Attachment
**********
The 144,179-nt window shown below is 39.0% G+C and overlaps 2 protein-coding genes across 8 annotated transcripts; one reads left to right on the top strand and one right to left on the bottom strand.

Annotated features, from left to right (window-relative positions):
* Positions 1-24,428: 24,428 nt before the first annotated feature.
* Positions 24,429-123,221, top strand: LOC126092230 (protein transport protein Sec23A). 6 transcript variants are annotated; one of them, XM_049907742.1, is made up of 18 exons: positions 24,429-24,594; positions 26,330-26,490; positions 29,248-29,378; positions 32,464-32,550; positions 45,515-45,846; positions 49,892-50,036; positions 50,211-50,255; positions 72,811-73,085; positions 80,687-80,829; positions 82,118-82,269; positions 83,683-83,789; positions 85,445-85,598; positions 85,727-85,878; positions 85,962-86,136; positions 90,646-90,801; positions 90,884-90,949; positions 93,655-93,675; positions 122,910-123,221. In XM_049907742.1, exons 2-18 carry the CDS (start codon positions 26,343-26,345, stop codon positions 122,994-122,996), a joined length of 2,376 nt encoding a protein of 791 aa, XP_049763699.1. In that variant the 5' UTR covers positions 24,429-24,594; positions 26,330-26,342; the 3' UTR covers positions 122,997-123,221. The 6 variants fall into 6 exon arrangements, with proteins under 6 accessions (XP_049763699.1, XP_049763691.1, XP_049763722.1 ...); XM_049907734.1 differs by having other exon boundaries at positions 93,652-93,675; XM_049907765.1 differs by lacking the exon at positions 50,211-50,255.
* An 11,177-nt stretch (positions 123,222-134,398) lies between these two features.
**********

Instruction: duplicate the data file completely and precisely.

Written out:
The 144,179-nt window shown below is 39.0% G+C and overlaps 2 protein-coding genes across 8 annotated transcripts; one reads left to right on the top strand and one right to left on the bottom strand.

Annotated features, from left to right (window-relative positions):
* Positions 1-24,428: 24,428 nt before the first annotated feature.
* Positions 24,429-123,221, top strand: LOC126092230 (protein transport protein Sec23A). 6 transcript variants are annotated; one of them, XM_049907742.1, is made up of 18 exons: positions 24,429-24,594; positions 26,330-26,490; positions 29,248-29,378; positions 32,464-32,550; positions 45,515-45,846; positions 49,892-50,036; positions 50,211-50,255; positions 72,811-73,085; positions 80,687-80,829; positions 82,118-82,269; positions 83,683-83,789; positions 85,445-85,598; positions 85,727-85,878; positions 85,962-86,136; positions 90,646-90,801; positions 90,884-90,949; positions 93,655-93,675; positions 122,910-123,221. In XM_049907742.1, exons 2-18 carry the CDS (start codon positions 26,343-26,345, stop codon positions 122,994-122,996), a joined length of 2,376 nt encoding a protein of 791 aa, XP_049763699.1. In that variant the 5' UTR covers positions 24,429-24,594; positions 26,330-26,342; the 3' UTR covers positions 122,997-123,221. The 6 variants fall into 6 exon arrangements, with proteins under 6 accessions (XP_049763699.1, XP_049763691.1, XP_049763722.1 ...); XM_049907734.1 differs by having other exon boundaries at positions 93,652-93,675; XM_049907765.1 differs by lacking the exon at positions 50,211-50,255.
* An 11,177-nt stretch (positions 123,222-134,398) lies between these two features.